UK chancellor Rishi Sunak has today confirmed a temporary windfall tax on the profits of oil and gas firms to help with the cost-of-living crisis.
The one-off Energy Profits Levy will be charged on oil and gas company profits at a rate of 25%, and is expected to raise around £5bn in its first 12 months.
The move comes amid surging commodity prices, driven in part by Russia’s war on Ukraine, which have seen energy bills skyrocket and the oil and gas sector enjoy extraordinary profits.
Tax raised will go towards a new support package that will provide every household in the UK with an energy bill discount of £400 this autumn. However, once oil and gas prices return to “historically more normal levels”, the levy will be phased out.
Sunak said: “We have a collective responsibility to help those who are paying the highest price for the high inflation we face. That is why I’m targeting this significant support to millions of the most vulnerable people in our society.
“It is also right that those companies making extraordinary profits on the back of record global oil and gas prices contribute towards this. That is why I’m introducing a temporary Energy Profits Levy to help pay for this unprecedented support in a way that promotes investment.”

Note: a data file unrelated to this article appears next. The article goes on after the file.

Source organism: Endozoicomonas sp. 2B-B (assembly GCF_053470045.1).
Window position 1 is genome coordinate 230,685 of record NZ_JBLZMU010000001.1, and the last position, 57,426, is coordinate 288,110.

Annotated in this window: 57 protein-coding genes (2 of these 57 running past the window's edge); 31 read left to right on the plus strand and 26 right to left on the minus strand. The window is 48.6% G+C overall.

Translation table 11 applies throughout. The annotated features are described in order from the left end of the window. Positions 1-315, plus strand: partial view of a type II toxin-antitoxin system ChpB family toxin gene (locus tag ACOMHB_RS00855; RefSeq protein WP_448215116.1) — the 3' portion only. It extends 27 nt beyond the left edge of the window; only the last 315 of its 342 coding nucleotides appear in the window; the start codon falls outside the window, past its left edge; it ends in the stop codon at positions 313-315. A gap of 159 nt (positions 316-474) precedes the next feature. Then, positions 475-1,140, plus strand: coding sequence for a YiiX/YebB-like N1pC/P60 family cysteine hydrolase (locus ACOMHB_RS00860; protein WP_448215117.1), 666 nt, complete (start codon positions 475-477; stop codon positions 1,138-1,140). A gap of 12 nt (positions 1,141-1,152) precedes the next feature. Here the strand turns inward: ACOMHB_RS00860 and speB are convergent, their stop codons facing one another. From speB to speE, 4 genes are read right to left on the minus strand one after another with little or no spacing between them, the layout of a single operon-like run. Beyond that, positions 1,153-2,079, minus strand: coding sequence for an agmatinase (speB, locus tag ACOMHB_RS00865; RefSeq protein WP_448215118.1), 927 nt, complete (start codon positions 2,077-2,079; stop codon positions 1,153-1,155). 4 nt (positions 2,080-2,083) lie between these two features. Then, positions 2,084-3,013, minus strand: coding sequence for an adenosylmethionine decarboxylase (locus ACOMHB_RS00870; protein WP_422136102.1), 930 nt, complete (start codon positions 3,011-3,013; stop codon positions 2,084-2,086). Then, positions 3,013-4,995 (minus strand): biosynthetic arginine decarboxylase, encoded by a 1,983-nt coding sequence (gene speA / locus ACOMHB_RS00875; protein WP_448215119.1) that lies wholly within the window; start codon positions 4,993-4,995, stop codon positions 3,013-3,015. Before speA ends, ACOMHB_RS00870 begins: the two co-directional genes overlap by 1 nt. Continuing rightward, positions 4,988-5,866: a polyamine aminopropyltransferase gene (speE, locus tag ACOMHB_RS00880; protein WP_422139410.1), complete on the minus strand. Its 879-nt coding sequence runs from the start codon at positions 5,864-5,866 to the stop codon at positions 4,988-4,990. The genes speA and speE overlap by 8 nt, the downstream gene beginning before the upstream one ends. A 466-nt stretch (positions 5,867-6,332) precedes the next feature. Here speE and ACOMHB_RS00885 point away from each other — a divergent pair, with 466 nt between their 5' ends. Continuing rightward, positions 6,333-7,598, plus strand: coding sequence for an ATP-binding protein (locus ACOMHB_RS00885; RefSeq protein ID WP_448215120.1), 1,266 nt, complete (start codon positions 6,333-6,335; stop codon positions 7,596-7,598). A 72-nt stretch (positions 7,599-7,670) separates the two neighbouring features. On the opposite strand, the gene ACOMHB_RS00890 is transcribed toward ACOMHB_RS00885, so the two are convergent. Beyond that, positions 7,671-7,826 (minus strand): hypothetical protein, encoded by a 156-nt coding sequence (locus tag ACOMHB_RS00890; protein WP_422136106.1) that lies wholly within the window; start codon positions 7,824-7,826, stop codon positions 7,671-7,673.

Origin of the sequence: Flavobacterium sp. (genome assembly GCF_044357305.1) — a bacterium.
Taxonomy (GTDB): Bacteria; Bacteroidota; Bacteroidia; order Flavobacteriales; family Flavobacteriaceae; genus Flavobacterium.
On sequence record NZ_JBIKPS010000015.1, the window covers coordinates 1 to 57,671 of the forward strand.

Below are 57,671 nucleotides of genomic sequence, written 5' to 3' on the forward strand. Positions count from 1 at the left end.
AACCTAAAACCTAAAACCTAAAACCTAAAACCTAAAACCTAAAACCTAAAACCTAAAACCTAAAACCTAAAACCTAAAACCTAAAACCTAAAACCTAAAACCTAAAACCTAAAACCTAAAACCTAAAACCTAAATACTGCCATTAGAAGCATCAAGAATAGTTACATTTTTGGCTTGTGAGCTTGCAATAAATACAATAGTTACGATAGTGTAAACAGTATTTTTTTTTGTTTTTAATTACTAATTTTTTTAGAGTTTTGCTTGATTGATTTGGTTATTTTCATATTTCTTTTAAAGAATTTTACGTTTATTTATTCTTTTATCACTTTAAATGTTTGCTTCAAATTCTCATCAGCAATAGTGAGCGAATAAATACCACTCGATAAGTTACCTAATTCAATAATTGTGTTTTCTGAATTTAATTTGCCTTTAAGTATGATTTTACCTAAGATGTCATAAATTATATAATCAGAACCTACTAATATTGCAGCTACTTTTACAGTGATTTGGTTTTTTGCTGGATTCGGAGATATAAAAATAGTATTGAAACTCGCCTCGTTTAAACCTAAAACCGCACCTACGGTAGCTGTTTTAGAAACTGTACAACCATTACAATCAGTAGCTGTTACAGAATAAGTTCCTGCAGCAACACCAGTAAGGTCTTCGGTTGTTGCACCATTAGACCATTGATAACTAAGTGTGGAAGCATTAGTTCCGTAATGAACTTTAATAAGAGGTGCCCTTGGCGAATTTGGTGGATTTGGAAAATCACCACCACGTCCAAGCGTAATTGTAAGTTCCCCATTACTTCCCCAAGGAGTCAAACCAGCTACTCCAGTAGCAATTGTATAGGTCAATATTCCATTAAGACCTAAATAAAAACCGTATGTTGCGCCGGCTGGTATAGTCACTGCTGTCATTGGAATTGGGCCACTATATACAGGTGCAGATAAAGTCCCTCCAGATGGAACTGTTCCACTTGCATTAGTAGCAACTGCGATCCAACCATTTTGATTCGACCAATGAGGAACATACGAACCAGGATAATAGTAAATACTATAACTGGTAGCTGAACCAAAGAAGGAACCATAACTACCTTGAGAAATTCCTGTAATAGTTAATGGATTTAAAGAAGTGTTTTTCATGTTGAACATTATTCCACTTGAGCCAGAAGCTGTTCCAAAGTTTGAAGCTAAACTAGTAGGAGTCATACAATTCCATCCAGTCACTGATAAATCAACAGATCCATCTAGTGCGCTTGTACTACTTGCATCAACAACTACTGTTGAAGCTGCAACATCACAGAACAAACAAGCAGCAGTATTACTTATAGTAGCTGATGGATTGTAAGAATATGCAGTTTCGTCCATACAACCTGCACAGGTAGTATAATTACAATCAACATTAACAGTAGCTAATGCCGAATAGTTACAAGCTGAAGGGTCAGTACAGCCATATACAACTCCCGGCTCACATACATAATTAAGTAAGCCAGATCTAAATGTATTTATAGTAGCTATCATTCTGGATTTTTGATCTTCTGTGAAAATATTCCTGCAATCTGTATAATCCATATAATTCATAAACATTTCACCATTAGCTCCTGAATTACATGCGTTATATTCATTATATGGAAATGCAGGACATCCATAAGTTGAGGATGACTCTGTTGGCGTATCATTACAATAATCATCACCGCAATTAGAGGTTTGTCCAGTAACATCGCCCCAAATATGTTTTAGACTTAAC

Energy regulator Ofgem said earlier this week that a typical household energy bill is set to rise by £800 in October, bringing the total to £2,800 a year.
Ministers have argued that the oil and gas sector must reinvest the extraordinary profits being made from fossil fuel extraction in green jobs and projects in the UK.
In response, today's measures also include a new investment allowance, which will see oil and gas firms get back 91p for every £1 they invest through tax relief.
The share prices of BP and Shell fell after the news, before climbing back up, as investors shrugged off what is expected to be a short lived hit, according to Susannah Streeter, senior investment and markets analyst at Hargreaves Lansdown.
She added: “A chunk of profit may still be scooped from the oil and gas majors, but the levy will still represent just the cream on the top of fat volumes of cash being generated by energy giants due to the higher price of oil.”
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